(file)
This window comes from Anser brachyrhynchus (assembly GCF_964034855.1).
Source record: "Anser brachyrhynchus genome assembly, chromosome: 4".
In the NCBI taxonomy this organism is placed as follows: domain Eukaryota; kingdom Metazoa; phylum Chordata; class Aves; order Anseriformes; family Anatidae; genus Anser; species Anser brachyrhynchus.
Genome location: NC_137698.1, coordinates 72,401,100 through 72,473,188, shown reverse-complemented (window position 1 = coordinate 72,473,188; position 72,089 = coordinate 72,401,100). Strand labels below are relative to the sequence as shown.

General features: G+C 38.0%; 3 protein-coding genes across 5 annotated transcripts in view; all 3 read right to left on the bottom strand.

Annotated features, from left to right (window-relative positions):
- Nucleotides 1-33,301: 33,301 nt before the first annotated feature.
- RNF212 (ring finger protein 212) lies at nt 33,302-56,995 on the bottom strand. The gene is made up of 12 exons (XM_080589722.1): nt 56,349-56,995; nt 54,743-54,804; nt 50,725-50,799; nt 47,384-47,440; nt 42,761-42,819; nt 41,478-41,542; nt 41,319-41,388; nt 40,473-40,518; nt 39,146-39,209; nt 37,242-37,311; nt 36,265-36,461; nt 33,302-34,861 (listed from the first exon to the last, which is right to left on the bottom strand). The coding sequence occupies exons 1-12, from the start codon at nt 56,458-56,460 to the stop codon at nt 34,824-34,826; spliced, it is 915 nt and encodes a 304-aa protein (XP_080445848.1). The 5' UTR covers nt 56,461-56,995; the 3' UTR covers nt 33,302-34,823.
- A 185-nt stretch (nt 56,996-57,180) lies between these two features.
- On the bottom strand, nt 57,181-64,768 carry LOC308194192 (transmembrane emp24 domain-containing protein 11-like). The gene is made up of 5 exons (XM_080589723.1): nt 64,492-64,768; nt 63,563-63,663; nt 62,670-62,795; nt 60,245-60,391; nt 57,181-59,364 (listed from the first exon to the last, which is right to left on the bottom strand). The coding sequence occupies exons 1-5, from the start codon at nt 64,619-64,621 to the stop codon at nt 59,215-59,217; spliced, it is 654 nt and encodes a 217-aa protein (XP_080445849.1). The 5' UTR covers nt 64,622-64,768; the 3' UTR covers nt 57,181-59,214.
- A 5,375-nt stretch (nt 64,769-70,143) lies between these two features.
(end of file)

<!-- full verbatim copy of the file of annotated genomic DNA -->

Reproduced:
This window comes from Anser brachyrhynchus (assembly GCF_964034855.1).
Source record: "Anser brachyrhynchus genome assembly, chromosome: 4".
In the NCBI taxonomy this organism is placed as follows: domain Eukaryota; kingdom Metazoa; phylum Chordata; class Aves; order Anseriformes; family Anatidae; genus Anser; species Anser brachyrhynchus.
Genome location: NC_137698.1, coordinates 72,401,100 through 72,473,188, shown reverse-complemented (window position 1 = coordinate 72,473,188; position 72,089 = coordinate 72,401,100). Strand labels below are relative to the sequence as shown.

General features: G+C 38.0%; 3 protein-coding genes across 5 annotated transcripts in view; all 3 read right to left on the bottom strand.

Annotated features, from left to right (window-relative positions):
- Nucleotides 1-33,301: 33,301 nt before the first annotated feature.
- RNF212 (ring finger protein 212) lies at nt 33,302-56,995 on the bottom strand. The gene is made up of 12 exons (XM_080589722.1): nt 56,349-56,995; nt 54,743-54,804; nt 50,725-50,799; nt 47,384-47,440; nt 42,761-42,819; nt 41,478-41,542; nt 41,319-41,388; nt 40,473-40,518; nt 39,146-39,209; nt 37,242-37,311; nt 36,265-36,461; nt 33,302-34,861 (listed from the first exon to the last, which is right to left on the bottom strand). The coding sequence occupies exons 1-12, from the start codon at nt 56,458-56,460 to the stop codon at nt 34,824-34,826; spliced, it is 915 nt and encodes a 304-aa protein (XP_080445848.1). The 5' UTR covers nt 56,461-56,995; the 3' UTR covers nt 33,302-34,823.
- A 185-nt stretch (nt 56,996-57,180) lies between these two features.
- On the bottom strand, nt 57,181-64,768 carry LOC308194192 (transmembrane emp24 domain-containing protein 11-like). The gene is made up of 5 exons (XM_080589723.1): nt 64,492-64,768; nt 63,563-63,663; nt 62,670-62,795; nt 60,245-60,391; nt 57,181-59,364 (listed from the first exon to the last, which is right to left on the bottom strand). The coding sequence occupies exons 1-5, from the start codon at nt 64,619-64,621 to the stop codon at nt 59,215-59,217; spliced, it is 654 nt and encodes a 217-aa protein (XP_080445849.1). The 5' UTR covers nt 64,622-64,768; the 3' UTR covers nt 57,181-59,214.
- A 5,375-nt stretch (nt 64,769-70,143) lies between these two features.